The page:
By the time I was diagnosed, I had a husband already, and a family shortly afterward. Now, I guess I’m a full-fledged grow-up, with a family, bills, a mortgage, etc. And now, when I stumble upon my passion, the reality is that there are a lot of things that end up having to take priority.

Now, I find myself worrying that—and this isn’t intended to sound as self-pitying as it will—maybe I missed my opportunity to “be somebody” or “make something of myself.” There’s a feeling that something is passing me by right now, and I can’t catch it; that I missed the boat because I got to the dock a couple of decades to late. Right now, I feel like I’m doing far less than I’m capable of. But I can’t find a way to do it without stealing time from work, family, or sleep. It becomes a question of which I’m going to neglect.

It didn’t help that last year I added six more months to my “lost time,” just when it felt like things were taking off. Towards the end of my time at EchoDitto, I’d developed a comprehensive, customizable blogging & social media presentation, and an accompanying manual, which I’d delivered to a few of our clients. It was the result of people at work actually listening when I said what I wanted to be doing, and giving me the freedom to do it.

I think it was the most energized I’d ever felt about a task at work. I was actually working at something I was good at, passionate about, and enjoyed doing. The presentations went well, and by the time I did my third, the CEO of the company attended, and after it was over his first words to me were, “Terrance, that was outstanding!”

I left the company as an employee, and instead became a consultant. I was looking forward to expanding on the work I’d done and delivering it to more people. It felt like things were taking off, finally. It felt like I was getting started, finally. I’d only ever had a series of jobs before.

Finally, I was about to embark on something that might be called a career.

Maybe even a vocation.

I was about to.

Just over a week later, we found out we’d been chosen by an birthmother, and started preparing for our second adoption. As a consultant just starting out, that meant telling people when I met with them about potential work, I had to be honest and tell them we were expecting a baby in few months. In translation, I think what potential clients heard was “If you hire me, I’m going to disappear for a couple of months and have a very different life afterwards.”

I’m sure there were jobs I didn’t get as a direct result, and I know there were jobs I didn’t pursue because I knew we were going to have a baby. But, as you may know, the adoption fell through. And after six months of reduced income, I just needed a job. Or needed just a job. Depending on how you look at it.

A year later, that’s where I am.

These days, if I had to describe where I am, I’d say it’s kinda like that movie The Terminal, the one where Tom Hanks plays a immigrant who arrives in America with no money, where he doesn’t speak the language and can’t talk to anyone. Plus, he’s from a country that the U.S. doesn’t recognize. And he can’t leave the airport without risking deportation, which would mean going back to a country where war just broke out.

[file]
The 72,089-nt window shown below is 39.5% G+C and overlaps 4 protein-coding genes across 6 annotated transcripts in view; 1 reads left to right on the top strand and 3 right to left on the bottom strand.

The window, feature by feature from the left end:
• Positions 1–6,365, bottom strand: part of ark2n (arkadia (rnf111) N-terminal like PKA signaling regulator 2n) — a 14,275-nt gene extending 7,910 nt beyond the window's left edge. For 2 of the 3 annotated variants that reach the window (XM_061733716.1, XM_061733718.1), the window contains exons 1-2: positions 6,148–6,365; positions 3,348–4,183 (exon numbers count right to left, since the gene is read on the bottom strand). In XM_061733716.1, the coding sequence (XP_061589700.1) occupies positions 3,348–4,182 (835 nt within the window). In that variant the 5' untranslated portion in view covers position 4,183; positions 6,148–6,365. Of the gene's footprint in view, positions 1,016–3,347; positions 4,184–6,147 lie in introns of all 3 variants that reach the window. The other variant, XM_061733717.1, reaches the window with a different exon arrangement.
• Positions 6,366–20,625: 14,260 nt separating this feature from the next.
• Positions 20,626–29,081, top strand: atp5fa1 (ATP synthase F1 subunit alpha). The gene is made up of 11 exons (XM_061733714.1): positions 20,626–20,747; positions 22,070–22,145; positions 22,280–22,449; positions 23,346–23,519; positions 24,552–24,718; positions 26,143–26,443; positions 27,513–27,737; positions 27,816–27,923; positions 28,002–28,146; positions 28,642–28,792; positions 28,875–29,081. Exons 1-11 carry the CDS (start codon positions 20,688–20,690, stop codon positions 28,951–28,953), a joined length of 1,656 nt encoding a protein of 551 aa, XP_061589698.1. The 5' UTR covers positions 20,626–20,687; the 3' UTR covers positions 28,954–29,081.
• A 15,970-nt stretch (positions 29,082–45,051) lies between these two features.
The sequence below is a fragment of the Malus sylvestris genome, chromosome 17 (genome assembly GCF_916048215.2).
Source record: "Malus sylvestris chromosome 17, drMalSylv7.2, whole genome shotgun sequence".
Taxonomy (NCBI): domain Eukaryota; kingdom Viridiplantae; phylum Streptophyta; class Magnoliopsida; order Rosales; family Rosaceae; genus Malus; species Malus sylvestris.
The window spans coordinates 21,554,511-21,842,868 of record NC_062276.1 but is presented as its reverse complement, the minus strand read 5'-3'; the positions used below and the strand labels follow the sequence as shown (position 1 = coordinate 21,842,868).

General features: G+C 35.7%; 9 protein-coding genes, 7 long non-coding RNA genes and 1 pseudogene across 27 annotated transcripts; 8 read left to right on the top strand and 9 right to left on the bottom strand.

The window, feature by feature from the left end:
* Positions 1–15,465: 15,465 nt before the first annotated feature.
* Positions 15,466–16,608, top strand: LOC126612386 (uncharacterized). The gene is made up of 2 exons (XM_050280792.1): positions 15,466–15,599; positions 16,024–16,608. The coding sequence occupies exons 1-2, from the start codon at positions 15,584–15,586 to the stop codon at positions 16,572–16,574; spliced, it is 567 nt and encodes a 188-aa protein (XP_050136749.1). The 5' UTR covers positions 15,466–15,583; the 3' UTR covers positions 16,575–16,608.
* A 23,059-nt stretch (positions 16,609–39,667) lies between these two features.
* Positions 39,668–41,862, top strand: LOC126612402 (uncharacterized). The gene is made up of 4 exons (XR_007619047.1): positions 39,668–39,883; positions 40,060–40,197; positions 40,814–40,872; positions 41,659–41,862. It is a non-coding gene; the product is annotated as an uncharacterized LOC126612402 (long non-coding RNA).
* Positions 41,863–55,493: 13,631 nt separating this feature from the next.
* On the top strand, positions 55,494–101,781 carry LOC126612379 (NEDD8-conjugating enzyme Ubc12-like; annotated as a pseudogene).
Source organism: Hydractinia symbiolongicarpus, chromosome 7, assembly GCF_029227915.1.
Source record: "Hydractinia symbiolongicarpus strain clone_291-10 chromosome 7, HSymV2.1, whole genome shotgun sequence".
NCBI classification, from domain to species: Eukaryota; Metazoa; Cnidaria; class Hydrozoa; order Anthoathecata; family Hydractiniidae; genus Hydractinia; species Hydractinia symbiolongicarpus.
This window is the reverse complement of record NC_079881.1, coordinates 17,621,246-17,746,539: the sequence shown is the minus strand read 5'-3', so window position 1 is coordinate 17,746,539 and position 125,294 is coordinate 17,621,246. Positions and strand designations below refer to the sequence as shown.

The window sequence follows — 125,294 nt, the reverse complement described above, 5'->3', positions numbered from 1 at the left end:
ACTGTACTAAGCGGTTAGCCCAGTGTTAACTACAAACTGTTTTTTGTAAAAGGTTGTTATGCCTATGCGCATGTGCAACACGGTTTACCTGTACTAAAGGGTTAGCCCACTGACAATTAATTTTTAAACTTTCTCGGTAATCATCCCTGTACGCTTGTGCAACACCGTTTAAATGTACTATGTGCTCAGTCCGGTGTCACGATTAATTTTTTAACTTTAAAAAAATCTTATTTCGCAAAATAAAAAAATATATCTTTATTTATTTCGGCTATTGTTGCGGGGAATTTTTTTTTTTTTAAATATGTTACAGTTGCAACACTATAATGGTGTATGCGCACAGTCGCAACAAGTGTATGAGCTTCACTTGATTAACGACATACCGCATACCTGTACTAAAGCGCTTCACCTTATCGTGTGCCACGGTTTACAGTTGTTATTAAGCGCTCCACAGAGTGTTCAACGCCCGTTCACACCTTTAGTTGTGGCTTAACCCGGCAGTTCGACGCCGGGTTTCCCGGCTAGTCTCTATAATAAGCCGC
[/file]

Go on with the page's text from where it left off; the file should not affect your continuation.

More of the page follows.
So. He sets up residence in the airport.

Except, for me, I in a train station. I don’t know what happened on the way to the station. But I either lost my ticket, or arrived late and missed my train. My train has left the station. Still, there I am with my bags and my itinerary, and I don’t see my train on the schedule any more.

And it’s a pretty crowded station. In fact, I’m surrounded by people. The arrivals and departures are constant, so everyone’s on their way somewhere. I’m surrounded by people who are either just embarking on their journeys to their destinations, or people who have finally reached their destination. In other words, everyone seems either to be on their way or to have finally arrived.

Except, I’m stuck in the station. After all, if I leave the station, I’m guaranteed to go nowhere. The train left I-don’t-know-how-long ago. And I don’t have a ticket any. But I’m sure I’m supposed to be going somewhere.

I just don’t know how, when, or how long I’m supposed to wait and keep myself busy until then.

Besides watching the arrivals and departures.

Series NavigationStuck in the Middle, Pt, 1.

3 Comments

  1. Lord, I’m happier now than I was in my 20s too! I don’t have ADD, but I lost some years too — it has only been as I get older that have become more confident in myself — and that has made me happier.

    Not sure if I’ll make up those years…but I’m generally okay now!

  2. I’m in my 30s now, and I share the sentiment of others, that I’m happier in my 30s than I was when I was in my 20s. Though I wonder, for those of us who are gay, that part of the reason was our struggles with homosexuality.

    Granted, these days, kids are confident enough to come out when they are barely even teenagers. However, for me, my late teens and my 20s are dominated by a growing sense of isolation because of my sexual orientation. So the late teens and the first half of 20s were lost to a blur of struggling toward my degree in engineering (and barely surviving) and soul searching for my true self.

    By the time I join the whole gay scene, another sense of awkwardness and out-of-place grew for a couple of years before I became comfortable enough with my new found skin. To me looking back, I constantly feel a sense of loss in time…

    Now that I’m in my 30s, I’m settling down to a regular pace… But a sense of anxiety takes hold for my current responsibilities and the down turning economy (first in early 2001, now again in 2008) — so in general, I’m not sure — I suppose emotionally, I’m happier, with who I am, my relationships, etc. But financially and materially, I’m not happy and pretty deep in the red…

  3. Happier? I’m not sure I got my point across, then. My experience hasn’t been that I’m happier than I was in my twenties.

    My experience was that in my twenties — arguably the time of my life when I had the least responsibilities and the most independence — I couldn’t take advantage of it. I couldn’t make the advances I saw my peers making in their careers and education. It was all I could do to keep my head above water.

    Now that I’ve gotten treatment for my ADD, I have more of the ability to do what I couldn’t do in my 20s. But now I have more responsibilities and less independence.

    I don’t know how to reach for the stuff I dreamed of then, now. Because I’m at a point in my life where what I want usually takes a back seat to work and family.

    What I’m finding is that I’m left with the leftovers of my life; whatever time is is left in which there’s not hing I have to do, need to do, or am wanted or needed to do.

    I feel like I big part of my life came and went, and I missed it. I missed the boat.